A wife has obtained interdict against her former solicitors from continuing to act for her husband in divorce proceedings between the couple, where the court was not satisfied that sufficient precautionary measures had been taken to protect her interests, in this case through the inadvertent disclosure of material confidential to her.
Lord Brailsford in the Court of Session granted the order to Kae Murray to prevent Turcan Connell from acting further for her husband Sir David Murray, in proceedings she had raised for divorce, with capital and alimentary financial claims, and for the setting aside of a pre-nuptial agreement regulating their financial affairs in the event of divorce.
The couple were married in 2011. At the time of the agreement Ms Murray was represented by a solicitor, Mr Ferry. In 2013 he moved to Turcan Connell, since when he had not acted for Ms Murray. That firm had acted over the years for her husband, including in the pre-nuptial agreement; since the marriage Ms Murray had however been advised on tax and trust matters by the firm's Mr Littlefield. The couple separated in March 2018 and divorce proceedings were raised that May. In September Ms Murray raised the contention that it was inappropriate for the firm to continue to act for her husband.
The information claimed to be confidential comprised the “retained knowledge” of Mr Ferry (his recollection of having acted for Ms Murray), and information in two files compiled by Mr Littlefield, electronic copies of which continued to be held by the firm.
Having inspected the files with parties' agreement, Lord Brailsford acepted Ms Murray's contentions that the files showed or tended to show matters pertaining to her finances, information that would be of advantage to the other party in a divorce action with financial conclusions; it was confidential to the petitioner and disclosure would be potentially adverse to her interests. This satisfied the first part of the test in Prince Jefri Bolkiah v KPMG (1999).
Considering whether Turcan Connell had instituted safeguards sufficient to reduce the risk of disclosure to an acceptable level, a sworn undertaking by Mr Ferry not to disclose anything within his recollection except as mandated by a court was satisfactory as respects his retained knowledge. After an initial hearing the court was also satisfied that other individuals within the firm who had had access to the files had taken steps sufficient to protect information they directly controlled; but had "serious reservations as to whether these undertakings of themselves were sufficient to reduce the risk complained of to an extent that would satisfy the court that the petitioner’s interests were not prejudiced, as the affidavits themselves, albeit inadvertently, contained examples of confidential information that had been disclosed". More importantly, the firm had not "provided the assurances necessary to satisfy the court that there was no risk of disclosure of information prejudicial to the petitioner outwith the direct control of those who had thus far given undertakings", particularly in relation to its IT systems and the lockdown procedure which was intended to restrict access to particular files.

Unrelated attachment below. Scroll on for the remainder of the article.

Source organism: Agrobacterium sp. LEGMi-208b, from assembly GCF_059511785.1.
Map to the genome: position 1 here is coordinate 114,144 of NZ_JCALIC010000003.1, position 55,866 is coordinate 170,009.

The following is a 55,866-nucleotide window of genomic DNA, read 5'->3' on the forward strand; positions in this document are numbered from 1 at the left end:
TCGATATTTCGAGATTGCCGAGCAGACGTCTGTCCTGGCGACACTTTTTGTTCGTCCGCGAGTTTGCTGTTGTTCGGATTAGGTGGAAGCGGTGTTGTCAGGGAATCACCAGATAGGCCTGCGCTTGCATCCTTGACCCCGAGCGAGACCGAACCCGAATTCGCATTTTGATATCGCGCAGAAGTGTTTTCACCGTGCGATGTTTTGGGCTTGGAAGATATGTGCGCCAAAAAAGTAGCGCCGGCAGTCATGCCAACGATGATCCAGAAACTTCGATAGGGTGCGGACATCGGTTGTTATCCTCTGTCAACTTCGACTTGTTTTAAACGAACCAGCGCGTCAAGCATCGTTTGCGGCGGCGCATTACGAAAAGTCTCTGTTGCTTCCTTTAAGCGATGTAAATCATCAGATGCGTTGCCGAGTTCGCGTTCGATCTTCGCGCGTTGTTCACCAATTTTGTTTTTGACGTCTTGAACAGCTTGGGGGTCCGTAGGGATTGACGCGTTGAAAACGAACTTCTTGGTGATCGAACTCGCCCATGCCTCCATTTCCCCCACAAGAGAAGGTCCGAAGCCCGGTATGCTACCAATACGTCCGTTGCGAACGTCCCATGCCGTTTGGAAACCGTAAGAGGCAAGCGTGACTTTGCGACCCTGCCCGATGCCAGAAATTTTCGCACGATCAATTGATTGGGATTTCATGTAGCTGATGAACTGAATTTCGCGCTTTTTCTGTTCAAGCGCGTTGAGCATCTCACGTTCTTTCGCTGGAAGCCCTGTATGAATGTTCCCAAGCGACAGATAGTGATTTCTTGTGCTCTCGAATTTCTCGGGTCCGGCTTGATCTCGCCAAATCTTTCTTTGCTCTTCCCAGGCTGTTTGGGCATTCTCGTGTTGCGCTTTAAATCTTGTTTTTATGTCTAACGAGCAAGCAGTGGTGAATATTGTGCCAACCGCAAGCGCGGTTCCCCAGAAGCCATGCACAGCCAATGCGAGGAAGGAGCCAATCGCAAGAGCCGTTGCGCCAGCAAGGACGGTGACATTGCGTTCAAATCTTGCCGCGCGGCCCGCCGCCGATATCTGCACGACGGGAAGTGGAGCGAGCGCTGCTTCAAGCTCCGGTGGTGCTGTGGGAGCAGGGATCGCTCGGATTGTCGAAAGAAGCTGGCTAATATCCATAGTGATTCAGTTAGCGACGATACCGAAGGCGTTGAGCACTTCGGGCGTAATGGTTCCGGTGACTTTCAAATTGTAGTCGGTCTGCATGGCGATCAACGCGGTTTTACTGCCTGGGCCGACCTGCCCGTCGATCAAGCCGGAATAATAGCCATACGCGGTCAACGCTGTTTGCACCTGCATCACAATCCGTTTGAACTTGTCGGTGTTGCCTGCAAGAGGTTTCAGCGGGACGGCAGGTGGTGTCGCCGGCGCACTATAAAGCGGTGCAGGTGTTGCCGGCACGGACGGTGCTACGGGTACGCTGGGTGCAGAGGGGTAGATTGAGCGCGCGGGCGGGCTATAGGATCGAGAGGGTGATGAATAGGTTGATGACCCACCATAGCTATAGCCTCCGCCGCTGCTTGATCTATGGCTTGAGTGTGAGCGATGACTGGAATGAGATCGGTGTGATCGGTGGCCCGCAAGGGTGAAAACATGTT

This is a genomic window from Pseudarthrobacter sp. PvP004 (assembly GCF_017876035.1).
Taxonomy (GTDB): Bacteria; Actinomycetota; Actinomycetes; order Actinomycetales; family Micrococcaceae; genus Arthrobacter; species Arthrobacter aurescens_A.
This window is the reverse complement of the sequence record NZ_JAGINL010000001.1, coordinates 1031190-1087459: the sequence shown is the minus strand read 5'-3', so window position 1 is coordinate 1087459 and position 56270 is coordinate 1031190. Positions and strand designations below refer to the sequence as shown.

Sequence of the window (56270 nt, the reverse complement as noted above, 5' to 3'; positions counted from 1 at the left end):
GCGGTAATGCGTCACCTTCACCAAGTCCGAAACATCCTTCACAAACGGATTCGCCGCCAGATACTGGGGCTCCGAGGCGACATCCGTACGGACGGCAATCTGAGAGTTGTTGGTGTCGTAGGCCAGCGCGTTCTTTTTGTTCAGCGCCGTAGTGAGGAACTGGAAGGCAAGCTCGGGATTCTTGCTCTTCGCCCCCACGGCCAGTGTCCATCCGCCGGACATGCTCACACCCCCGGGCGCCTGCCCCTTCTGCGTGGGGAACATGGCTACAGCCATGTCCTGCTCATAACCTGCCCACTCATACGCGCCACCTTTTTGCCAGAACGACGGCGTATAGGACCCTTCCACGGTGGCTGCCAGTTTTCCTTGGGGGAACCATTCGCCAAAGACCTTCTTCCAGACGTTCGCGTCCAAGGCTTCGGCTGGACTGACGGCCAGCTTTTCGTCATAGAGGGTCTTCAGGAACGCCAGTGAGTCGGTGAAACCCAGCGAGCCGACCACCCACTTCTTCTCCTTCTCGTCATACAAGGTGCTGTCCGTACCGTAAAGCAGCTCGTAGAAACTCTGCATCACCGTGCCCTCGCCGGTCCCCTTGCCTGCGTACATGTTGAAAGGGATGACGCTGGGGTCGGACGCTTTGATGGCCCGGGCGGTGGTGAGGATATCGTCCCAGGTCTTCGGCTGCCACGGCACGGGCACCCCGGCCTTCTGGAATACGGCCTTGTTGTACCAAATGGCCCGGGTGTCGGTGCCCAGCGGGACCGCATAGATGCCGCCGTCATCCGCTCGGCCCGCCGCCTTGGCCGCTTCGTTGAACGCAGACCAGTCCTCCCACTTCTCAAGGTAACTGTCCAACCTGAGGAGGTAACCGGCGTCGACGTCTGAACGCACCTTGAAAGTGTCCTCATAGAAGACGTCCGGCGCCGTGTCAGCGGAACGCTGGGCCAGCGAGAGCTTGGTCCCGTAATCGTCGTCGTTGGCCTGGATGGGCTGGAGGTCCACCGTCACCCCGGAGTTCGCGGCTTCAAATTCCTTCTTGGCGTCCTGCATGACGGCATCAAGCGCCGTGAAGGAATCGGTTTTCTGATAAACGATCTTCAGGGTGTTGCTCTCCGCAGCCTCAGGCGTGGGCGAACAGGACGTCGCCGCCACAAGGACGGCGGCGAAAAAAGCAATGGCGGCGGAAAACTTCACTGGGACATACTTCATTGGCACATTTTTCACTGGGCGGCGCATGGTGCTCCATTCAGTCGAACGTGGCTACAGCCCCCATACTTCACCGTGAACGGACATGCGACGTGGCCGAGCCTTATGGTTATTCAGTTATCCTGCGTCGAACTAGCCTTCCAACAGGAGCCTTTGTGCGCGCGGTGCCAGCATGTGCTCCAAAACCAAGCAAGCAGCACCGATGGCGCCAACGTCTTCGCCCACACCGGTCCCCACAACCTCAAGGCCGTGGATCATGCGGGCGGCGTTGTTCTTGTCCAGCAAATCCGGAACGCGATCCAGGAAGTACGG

However, having regard to efforts made by the firm to address the issues of risk of disclosure, and having regard to the need to proceed expeditiously when a proof had been set in the divorce action, Lord Brailsford allowed the firm to consider whether it was able and minded to address the deficiencies in the evidence. Following a further hearing he concluded that a number of concerns remained, including that the lockdown system was dependent on partner intervention to be put into action; that this had only happened after service of the present petition, and the firm now accepted it should have been done sooner; and that in addition to the risk of inadvertent disclosure mentioned, one person had accessed the file without apparently having authority to do so, which highlighted the risk.
The judge concluded: "Consideration of the line of authority I have been directed to demonstrates that the importance of protecting a client’s confidential information is such that professional advisers, in circumstances where they subsequently wish to act for someone with an interest adverse or potentially adverse to the former client, have an onerous burden placed upon them... ad hoc arrangements made retrospectively, that is after a potential conflict between existing client and past client are unlikely to be as robust as permanent arrangements which operate automatically and are already in place and operative when a conflict emerges...
"I am also concerned that there has been incomplete examination of all sections of the petitioner’s electronic file. This fact leads me to the conclusion that the court is still, notwithstanding that the respondents were given additional time to provide further information, in a position where it cannot be satisfied as to the precise level of any disclosure of confidential information which has occurred."
This was also a case where it was appropriate to exercise the inherent jurisdiction of the court to provide protection to the client or former client facing potential prejudice.
"When I have regard to all the foregoing considerations I am not satisfied that the respondents have satisfied the onerous test imposed upon them. I consider that the petitioner is in those circumstances justified to the grant of interdict as craved."